“I had such a big idea in my head about how I wanted it to be that I thought I was only going to be able to scratch the surface,” said Joni.
Roberta Joan Anderson (Mitchell’s real name) met Brad MacMath while studying art at the Alberta College of Arts, in Calgary, Aberta, Canada. After separating in 1964, she found out that she was pregnant.
As Mitchell herself would later reveal, MacMath abandoned her in the attic of a house with no money and in the middle of winter. The place had other occupants, as well. At the time, Joni was playing on small stages, still looking for her definitive place in music.
The situation was so overwhelming that she decided to give their daughter Kelly up for adoption. The two would meet again in 1997, but in the mid-60s, Mitchell’s life was marked by the sadness of not having been able to raise her daughter.
Having no contact with her little girl, she spent much of her life writing about her and for her. Both Sides, Now is no exception.
In the midst of that, Joni met musician Charles Scott “Chuck” Mitchell. She married him in 1965, at the age of 21, before leaving for Detroit. Two years later, the marriage dissolved.
Mitchell moved to New York alone with her guitar. That is where her most personal lyrics were born. She took many plane rides from there to various states, where she played to folk-rock-loving audiences.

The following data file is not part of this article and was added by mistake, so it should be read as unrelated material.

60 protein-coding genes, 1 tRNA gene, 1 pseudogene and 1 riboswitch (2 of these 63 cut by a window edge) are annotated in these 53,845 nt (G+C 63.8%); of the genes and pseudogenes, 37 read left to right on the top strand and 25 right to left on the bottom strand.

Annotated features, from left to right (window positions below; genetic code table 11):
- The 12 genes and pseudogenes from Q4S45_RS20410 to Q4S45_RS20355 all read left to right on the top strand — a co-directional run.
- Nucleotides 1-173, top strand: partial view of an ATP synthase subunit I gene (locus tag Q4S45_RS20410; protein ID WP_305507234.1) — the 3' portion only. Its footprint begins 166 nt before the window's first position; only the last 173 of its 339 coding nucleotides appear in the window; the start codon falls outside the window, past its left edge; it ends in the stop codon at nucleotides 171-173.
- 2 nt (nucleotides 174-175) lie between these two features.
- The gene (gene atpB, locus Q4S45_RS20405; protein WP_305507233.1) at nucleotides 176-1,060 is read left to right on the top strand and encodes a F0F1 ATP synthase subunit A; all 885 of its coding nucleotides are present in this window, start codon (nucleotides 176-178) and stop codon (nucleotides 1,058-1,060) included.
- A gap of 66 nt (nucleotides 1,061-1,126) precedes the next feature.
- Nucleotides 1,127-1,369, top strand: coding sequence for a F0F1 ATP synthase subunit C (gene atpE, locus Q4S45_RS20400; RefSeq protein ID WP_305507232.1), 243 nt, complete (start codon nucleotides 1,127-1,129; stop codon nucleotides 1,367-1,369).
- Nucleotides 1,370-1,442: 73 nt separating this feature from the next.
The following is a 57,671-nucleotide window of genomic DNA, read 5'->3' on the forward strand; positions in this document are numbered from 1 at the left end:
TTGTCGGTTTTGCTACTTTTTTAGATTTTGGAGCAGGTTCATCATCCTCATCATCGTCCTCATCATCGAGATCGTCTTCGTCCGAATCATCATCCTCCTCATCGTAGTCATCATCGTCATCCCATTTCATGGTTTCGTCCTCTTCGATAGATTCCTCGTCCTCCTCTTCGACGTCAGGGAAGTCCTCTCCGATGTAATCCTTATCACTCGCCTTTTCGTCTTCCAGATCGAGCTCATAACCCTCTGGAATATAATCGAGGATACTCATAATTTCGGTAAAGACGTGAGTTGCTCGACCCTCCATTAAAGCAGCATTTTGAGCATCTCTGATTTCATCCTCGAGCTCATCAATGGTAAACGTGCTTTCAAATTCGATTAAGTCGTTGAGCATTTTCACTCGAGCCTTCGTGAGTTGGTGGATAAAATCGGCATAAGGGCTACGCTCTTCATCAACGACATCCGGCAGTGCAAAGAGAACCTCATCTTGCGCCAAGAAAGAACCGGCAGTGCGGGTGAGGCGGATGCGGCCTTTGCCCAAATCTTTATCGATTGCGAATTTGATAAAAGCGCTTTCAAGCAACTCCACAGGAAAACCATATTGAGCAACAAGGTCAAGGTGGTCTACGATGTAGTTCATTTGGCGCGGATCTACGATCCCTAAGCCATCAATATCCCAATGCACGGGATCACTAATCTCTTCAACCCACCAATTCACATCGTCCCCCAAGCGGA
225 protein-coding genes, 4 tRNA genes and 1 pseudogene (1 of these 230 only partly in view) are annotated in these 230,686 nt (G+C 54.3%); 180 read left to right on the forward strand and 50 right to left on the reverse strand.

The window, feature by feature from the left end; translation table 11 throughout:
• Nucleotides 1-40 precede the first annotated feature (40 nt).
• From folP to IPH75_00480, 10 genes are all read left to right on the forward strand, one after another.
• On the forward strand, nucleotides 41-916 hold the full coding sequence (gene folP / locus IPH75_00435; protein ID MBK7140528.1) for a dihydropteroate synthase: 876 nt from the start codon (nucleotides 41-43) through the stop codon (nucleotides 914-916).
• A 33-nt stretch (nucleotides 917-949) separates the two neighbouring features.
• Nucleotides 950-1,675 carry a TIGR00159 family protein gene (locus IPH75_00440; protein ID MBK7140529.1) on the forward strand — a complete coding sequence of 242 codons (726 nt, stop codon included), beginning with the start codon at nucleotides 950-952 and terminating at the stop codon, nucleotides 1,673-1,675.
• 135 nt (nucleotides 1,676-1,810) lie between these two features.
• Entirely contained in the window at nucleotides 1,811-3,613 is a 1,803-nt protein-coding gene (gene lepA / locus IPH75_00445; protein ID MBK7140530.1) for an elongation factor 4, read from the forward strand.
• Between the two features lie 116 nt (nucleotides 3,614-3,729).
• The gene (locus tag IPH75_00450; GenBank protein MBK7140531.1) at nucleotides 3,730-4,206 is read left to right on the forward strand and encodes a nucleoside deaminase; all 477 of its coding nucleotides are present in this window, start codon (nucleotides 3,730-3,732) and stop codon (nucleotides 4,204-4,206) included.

Those plane rides were somewhat meditative for her. On the one where Both Sides, Now was born, she reading Henderson, the King of the Rain by Saul Bellow (another work marked by the impulse to find meaning in things).
That book was one of her inspirations for the idea of looking at the clouds from both sides. In the novel, the protagonist looks at the clouds from a plane window, much as Joni was doing.
It struck her that she was no looking at the clouds from above, whereas she had always looked at the from below in her youth. No previous generation had ever enjoyed the privilege to be able to do that.
That ‘now’ that Joni added after the comma depicts the desire to touch the present with her hands, to make the unattainable attainable, starting from the impossibility of embracing those clouds and concluding with a very mature statement: “I really don’t know life at all.”
Joni talks about how life is nothing more than a great illusion, and how we are mere mortals running to decipher the most incomprehensible enigmas while the days fly by and we do not stop to look at the clouds. Therefore, ‘both sides’ and ‘now’ are key.
Both Sides Now Lyrics Meaning: Final Thoughts
A book and a view of clouds from above inspired Joni Mitchell to write Both Sides, Now. Beyond that, she contemplated the contradictions and duality of life, along with the intangibility of fleeting moments, in this famous song.
A completely different band that takes a look inward in one of their biggest hits is Queen. This article looks at the Bohemian Rhapsody lyrics meaning in detail.
Both Sides Now could also be a great title for a song about bisexuality, like The Neighborhood’s greatest hit. See our analysis of the Sweater Weather lyrics meaning here.
Another great song that combines love and life is MacArthur Park, first recorded by actor Richard Harris. Learn more in our breakdown of the MacArthur Park lyrics meaning.